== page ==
Saturday, June 13, 2009

Hand Washing in Hospitals (Part 3)

As Paul Harvey always liked to say, "Now for the rest of the story..."

Not to be deterred from her mission, our infectious disease specialist Deborah Yokoe turned to a new product as a potential answer to the hand washing dilemma: alcohol rinses and gels. These items had actually been used in Europe for almost two decades, but had only recently caught on in the United States. These gels have the same potency as hand washing but can be applied and air dry in 15 seconds. Yet even this solution was met with resistance and took over a year to be adopted in the hospital. The staff feared the product would produce noxious odors. Next came fears that it would be irritating to the skin. Then rumors surfaced that the alcohol gel would reduce fertility. All of these rumors were false, but it took months to dispel each through communication and training. With the eventual adoption of the alcohol gels, compliance increased from 40 to over 70 percent. But surprisingly hospital infection rates didn't drop at all! Apparently the 30 percent non-compliance rate still allowed plenty of opportunity for the transmission of infections.

Not to be deterred by the failures of the industrial engineering efforts and alcohol gel adoption, surgeon Jon Lloyd continued to struggle with finding a way to reduce infection rates. Interestingly he received inspiration from reading an article about a Save the Children program to reduce malnutrition in Vietnam. After years of trying to bring outside solutions into Vietnamese villages only to be met with resistance, missionaries instead chose to find solutions from village insiders. They studied villagers who had the best nourished children and discovered that these mothers were breaking with locally accepted practices in many ways. They were feeding their children even when they had diarrhea, giving several small feedings a day, mixing greens in with their food, and other revolutionary practices. Aid workers shared these practices with other villagers and posted results for all the villagers to see. The ideas began to take hold and malnutrition dropped by 65-85% within two years in every village where this approach was taken.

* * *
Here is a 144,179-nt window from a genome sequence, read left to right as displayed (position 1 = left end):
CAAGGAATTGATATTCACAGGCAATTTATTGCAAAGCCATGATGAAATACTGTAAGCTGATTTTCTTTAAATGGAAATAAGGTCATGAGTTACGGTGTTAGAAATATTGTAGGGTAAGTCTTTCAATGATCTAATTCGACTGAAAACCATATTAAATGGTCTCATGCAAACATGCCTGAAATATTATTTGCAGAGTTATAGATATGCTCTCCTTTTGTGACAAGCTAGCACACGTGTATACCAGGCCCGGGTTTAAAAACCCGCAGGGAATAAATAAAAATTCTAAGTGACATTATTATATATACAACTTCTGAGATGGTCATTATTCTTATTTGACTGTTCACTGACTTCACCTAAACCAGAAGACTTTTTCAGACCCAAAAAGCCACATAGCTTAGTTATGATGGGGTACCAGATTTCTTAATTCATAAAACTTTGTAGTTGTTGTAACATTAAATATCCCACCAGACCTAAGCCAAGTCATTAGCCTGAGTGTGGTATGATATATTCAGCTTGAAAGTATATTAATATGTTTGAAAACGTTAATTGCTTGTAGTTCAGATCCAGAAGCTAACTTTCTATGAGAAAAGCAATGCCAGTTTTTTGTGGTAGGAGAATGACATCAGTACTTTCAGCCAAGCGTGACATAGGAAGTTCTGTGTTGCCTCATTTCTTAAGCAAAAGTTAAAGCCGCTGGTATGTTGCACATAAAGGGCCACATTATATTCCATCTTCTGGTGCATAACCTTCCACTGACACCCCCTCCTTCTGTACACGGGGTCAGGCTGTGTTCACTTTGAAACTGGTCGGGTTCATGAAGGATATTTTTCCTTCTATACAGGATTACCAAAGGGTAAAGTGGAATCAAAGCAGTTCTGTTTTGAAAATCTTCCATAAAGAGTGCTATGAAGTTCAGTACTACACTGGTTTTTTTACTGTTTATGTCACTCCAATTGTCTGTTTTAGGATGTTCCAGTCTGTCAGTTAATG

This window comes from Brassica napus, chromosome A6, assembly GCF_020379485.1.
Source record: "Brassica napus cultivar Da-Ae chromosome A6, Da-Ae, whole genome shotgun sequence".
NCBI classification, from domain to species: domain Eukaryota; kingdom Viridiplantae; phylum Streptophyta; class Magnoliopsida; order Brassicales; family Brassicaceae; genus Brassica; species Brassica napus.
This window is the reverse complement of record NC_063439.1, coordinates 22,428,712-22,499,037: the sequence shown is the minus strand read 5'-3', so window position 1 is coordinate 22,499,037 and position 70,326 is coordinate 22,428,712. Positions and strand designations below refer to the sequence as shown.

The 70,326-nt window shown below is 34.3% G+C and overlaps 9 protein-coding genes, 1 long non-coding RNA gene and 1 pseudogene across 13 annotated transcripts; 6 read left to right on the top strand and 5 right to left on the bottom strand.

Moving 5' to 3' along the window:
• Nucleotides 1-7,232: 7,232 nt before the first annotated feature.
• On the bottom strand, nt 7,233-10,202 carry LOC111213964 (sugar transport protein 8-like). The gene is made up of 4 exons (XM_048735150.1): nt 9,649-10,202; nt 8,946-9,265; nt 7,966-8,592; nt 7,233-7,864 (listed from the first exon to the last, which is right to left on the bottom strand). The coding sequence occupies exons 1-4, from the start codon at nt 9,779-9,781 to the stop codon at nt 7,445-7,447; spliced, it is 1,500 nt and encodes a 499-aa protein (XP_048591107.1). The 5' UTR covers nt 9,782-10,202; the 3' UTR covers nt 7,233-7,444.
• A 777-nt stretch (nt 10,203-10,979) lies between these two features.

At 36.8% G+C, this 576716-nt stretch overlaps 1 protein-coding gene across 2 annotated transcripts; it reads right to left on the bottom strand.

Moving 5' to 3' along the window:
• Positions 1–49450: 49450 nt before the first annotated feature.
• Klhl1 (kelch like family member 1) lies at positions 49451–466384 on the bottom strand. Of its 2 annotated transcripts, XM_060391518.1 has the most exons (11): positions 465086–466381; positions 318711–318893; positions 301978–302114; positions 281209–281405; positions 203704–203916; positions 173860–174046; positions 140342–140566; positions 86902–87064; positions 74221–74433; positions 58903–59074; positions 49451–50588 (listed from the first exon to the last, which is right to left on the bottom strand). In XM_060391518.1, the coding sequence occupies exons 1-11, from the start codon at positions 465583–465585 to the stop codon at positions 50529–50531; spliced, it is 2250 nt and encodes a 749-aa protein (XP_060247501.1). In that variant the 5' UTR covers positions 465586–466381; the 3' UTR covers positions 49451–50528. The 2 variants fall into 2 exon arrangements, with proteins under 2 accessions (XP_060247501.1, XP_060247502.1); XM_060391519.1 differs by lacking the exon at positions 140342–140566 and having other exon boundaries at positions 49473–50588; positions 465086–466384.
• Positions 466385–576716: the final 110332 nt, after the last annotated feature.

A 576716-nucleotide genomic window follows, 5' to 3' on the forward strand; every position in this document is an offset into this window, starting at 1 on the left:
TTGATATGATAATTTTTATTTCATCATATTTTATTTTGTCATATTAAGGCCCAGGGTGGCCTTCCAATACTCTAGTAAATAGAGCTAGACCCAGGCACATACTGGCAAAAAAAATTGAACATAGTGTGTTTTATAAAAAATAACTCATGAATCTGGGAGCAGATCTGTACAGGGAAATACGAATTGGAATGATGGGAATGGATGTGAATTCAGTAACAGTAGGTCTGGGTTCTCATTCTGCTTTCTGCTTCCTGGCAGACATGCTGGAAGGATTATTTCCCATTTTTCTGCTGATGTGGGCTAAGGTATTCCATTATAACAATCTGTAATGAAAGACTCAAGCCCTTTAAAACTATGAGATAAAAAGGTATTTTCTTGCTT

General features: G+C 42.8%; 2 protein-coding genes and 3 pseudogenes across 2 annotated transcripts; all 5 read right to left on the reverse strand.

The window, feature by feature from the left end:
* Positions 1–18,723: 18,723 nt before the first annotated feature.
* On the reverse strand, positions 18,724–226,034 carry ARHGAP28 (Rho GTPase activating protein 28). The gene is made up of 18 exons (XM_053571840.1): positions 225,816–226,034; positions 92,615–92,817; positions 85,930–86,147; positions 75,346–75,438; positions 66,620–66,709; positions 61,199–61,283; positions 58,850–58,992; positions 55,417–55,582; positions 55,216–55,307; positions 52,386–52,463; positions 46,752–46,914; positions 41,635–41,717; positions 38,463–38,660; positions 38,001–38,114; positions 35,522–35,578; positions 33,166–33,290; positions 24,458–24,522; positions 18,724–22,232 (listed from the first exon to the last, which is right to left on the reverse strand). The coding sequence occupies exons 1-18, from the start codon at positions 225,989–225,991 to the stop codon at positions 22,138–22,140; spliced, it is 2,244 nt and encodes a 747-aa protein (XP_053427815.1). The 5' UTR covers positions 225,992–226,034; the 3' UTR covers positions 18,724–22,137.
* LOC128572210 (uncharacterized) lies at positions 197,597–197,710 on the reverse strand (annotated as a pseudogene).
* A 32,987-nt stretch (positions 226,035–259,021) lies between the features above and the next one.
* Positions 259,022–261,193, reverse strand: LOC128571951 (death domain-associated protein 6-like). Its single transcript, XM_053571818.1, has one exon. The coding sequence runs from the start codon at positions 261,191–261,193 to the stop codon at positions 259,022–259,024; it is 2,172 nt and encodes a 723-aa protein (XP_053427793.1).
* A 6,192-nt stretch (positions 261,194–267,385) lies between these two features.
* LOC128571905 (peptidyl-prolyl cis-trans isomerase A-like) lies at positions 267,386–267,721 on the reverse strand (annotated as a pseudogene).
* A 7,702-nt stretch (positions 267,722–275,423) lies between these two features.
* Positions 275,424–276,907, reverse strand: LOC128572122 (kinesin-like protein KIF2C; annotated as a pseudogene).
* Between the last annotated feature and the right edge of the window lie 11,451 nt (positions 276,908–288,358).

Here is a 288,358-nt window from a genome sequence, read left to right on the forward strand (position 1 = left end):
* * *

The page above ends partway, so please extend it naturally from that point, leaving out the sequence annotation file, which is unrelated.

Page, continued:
Lloyd was struck by this idea and evaluated how it could be adopted by his hospital to reduce infection rates. With the help of the infectious disease specialists thirty minute small group sessions were held with health care workers at every level from food service workers to surgeons to nurses to janitors. They simply started the sessions by saying "We have a serious problem with the spread of infectious diseases in this hospital and we are here to learn your ideas on how to solve it." Many said it was the first time anyone had ever asked them what they would do about the problem, and ideas came pouring out. As a result of these sessions, norms began to change. When new gel dispensers were received staff members took charge of where to place them. Nurses began to confront doctors who were bypassing good hygiene practices. Therapists who didn't like to wear gloves during procedures were convinced by peers that it was no big deal. Ideas and small victories were publicized throughout the hospital and recognition given.

The result: One year into the effort MRSA wound infection rates dropped to zero. The Robert Wood Johnson Foundation recently launched a multi-million dollar initiative to adopt this approach in ten more hospitals across the country and study the results.

So what is there to learn for your organization in this case study? I would be interested to hear what you think, so please feel free to comment on lessons learned!


Anonymous said...

For those of you who receive IW magazine, there is a good article on an employee incentive program that is based upon continuous improvement.

-Chris Y.

Anonymous said...

This is a great study in process ownership. It wasn’t until the people within the process were given the chance to add valuable contributions to the project did it become sustainable – they became part owners of the goal to reduce infectious diseases. Great illustration! It goes to prove that there is “power” in “empowering” employees. I’ve learned this, unfortunately, the hard way. Kaizen events and projects that I have facilitated in the past have proven to be more sustainable when the folks involved in the event are able to contribute. Even when it appears that there is very little contribution from the group(s), just allowing for inputting and critiquing goes a very long way from the employee viewpoint (“do it with them, not to them”). It becomes more of a partnership when everyone can participate.

-Chris Y.

The Change Freak said...

Great link Chris! Thanks for sharing. I have already passed it on to some others that I thought would find it interesting.